Both France and Spain were Catholic countries, and both were concerned with converting the natives to their religion and saving their souls, but they went about it in much different ways.
They established the colony of Quebec in Canada in and quickly developed economic and political relationships with many Indian groups in the St. Lawrence River valley and the Great Lakes. They forged a particularly strong alliance with the Huron, members of an Iroquoian-speaking tribe living along Georgian Bay in Lake Huron.
The Huron had a vast trade network in the Great Lakes that included the Indians of present-day Wisconsin.
Thus, even before the first Frenchman arrived in the area, Wisconsin Indians had already heard of their arrival in North America and received some trade goods of European manufacture. It is not known exactly when the first French explorer arrived in Wisconsin.
Etienne Brule may have reached northern Wisconsin in the s during his explorations of Lake Superior. The first Frenchman known to have definitely arrived in Wisconsin was Jean Nicolet, who landed near Green Bay in to make peace between the Huron and "the People by the sea," most likely the Siouan-speaking Ho-chunk.
He may have hoped to find the fabled Northwest Passage to Asia. He may even have thought he succeeded, for he wore a robe of Chinese silk and fired pistols upon landing. Nicolet soon found that he was not in Asia and settled for concluding a peace between the Huron, Ho-chunk, and Algonkian-speaking Menominee.
There would not be another visit to Wisconsin by the French until when two fur traders, most likely Medart Chouart Sieur Des Groseilliers and his brother-in-law, Pierre-Esprit Radisson, came to trade European goods for furs.
The two men subsequently made many other trips, and after other Frenchmen came to Wisconsin to trade with the Indians for furs, particularly beaver pelts.
Tribal Movement Westward In the twenty years between the visits of Nicolet and Groseilliers and Radisson, the human landscape of Wisconsin changed dramatically. Beginning in the s, the League of the Iroquois in upstate New York and other Iroquoian-speaking Indians began to raid and attack the Huron and other tribes to gain access to their rich fur-bearing lands.
Many refugee tribes have continued to reside in Wisconsin until the present day. This was a difficult time for all the Indians of Wisconsin, particularly the Ho-chunk and Menominee who had resided in the region prior to the onrush of refugees.
Both nations lost many tribal members to introduced European diseases the refugees brought with them and to warfare with the new peoples. Throughout Wisconsin, many Indians died of starvation due to resulting overcrowding. These poor conditions were noted by French fur traders who came to Wisconsin and by Roman Catholic missionaries who first arrived at Chequamegon Bay in and established the mission of St.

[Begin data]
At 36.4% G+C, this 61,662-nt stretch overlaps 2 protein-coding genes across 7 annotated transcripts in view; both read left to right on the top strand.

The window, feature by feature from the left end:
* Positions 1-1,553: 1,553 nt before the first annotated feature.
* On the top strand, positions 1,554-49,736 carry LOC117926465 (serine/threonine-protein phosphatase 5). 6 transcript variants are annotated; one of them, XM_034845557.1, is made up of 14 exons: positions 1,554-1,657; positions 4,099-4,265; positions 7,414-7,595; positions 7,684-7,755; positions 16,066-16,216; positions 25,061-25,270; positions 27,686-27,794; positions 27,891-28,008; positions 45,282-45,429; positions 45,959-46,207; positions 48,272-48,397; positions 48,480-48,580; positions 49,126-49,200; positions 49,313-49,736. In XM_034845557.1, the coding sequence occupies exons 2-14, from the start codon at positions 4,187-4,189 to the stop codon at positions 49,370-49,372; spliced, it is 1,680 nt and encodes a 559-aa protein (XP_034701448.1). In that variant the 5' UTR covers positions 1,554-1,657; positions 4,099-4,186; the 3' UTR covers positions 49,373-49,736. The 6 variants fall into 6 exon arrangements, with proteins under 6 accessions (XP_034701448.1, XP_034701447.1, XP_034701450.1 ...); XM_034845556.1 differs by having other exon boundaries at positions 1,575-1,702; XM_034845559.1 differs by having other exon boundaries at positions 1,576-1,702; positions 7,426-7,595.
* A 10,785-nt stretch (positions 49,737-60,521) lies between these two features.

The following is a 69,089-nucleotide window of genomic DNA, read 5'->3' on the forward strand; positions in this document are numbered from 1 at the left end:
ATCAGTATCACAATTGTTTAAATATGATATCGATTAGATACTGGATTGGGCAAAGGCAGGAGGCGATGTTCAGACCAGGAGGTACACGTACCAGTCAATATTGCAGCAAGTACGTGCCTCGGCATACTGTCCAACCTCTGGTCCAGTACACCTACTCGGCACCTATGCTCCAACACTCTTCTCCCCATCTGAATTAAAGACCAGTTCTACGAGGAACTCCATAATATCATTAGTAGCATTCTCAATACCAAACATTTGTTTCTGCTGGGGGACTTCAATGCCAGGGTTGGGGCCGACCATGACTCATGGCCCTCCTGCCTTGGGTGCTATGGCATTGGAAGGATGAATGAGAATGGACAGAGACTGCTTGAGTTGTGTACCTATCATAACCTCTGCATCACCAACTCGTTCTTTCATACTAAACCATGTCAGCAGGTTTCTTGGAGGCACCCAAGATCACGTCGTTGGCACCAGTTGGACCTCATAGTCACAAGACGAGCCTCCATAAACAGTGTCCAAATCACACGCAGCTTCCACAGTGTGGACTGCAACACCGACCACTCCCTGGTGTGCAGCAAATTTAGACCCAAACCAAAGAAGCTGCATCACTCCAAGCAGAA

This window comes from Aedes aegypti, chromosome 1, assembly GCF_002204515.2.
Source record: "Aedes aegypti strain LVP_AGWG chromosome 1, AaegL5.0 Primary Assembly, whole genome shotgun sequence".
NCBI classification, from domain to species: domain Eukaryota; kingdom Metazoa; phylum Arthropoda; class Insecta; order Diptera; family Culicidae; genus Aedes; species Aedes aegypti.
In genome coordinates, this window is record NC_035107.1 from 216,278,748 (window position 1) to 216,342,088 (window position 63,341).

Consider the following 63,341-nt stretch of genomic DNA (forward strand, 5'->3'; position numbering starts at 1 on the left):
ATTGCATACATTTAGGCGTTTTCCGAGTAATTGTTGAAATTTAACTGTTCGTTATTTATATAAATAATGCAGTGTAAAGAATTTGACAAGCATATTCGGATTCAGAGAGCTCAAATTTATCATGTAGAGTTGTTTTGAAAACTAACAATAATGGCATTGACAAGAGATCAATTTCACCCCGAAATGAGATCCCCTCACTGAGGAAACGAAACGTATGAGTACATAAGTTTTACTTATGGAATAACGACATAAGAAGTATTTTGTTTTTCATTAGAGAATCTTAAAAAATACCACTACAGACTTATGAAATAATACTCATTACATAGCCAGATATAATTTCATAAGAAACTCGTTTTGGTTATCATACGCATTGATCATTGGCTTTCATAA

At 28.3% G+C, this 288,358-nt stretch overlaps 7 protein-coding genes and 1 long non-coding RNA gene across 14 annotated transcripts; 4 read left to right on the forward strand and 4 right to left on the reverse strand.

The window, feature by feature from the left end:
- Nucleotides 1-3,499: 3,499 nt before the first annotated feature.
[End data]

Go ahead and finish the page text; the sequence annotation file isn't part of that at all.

Prior to Allouez, another Jesuit--Rene Menard--also attempted to establish a mission at Chequamegon Bay inbut the effort was a failure.
Allouez's effort succeeded, and later the Jesuits established other Christian missions in the Green Bay area St. The reports and letters the Jesuit fathers sent back to Quebec and France are some of the most important sources that describe the lives of Wisconsin Indians in the s, particularly during the difficult times of the Iroquois Wars.
Forts and Trading Posts The grave situation of the Wisconsin Indians slowly improved as the threat of the Iroquois diminished over the course of the seventeenth century, but a final peace treaty between the League of the Iroquois and France and her Indian allies did not come about until During the fifty years of wars with the Iroquois, the French built forts in North America's interior that served as both military establishments and fur trading posts.
Nicholas, ; in modern-day Pepin County Fort St.This difference led to misunderstandings which often resulted in conflict.
As in the case of the Spaniards and the Indians, so in the case of the British and the Indians, the pattern was essentially repeated again and again as the whites moved inexorably to the West. However, the pattern itself was different.
Differences in the Treatment of Native Americans by the French and British Words | 2 Pages. Differences in the Treatment of Native Americans by the French and British Differences in the Treatment of Native Americans by the French and British The tribal peoples now referred to as Native Americans are a community that was brought to the brink of destruction by the combination of treatments by the .
More intermarriages took place between French settlers and Native Americans than with any other European group. This close alliance, which was based on mutual respect and good treatment from both sides, led the Natives to side with the French in their conflicts with the English settlers that came later in the ’s and into the mid’s.
San Augustín remained a small outpost throughout the Spanish colonial period; a sort of multicultural crossroads where indigenous peoples came to trade with Spaniards and intermarriage between Spanish men and American Indian women was common. The French: Like the Spanish colonies in North America, New France did not attract many French settlers.
This partnership would pay off during the French and Indian war, which, althought the French lost, showed the benefit of treat the indians well. England - The land-hungry English were constantly. The major difference between the way that the Spanish and the French treated "their" Indians was based on the respective economic and societal needs of the two European nations.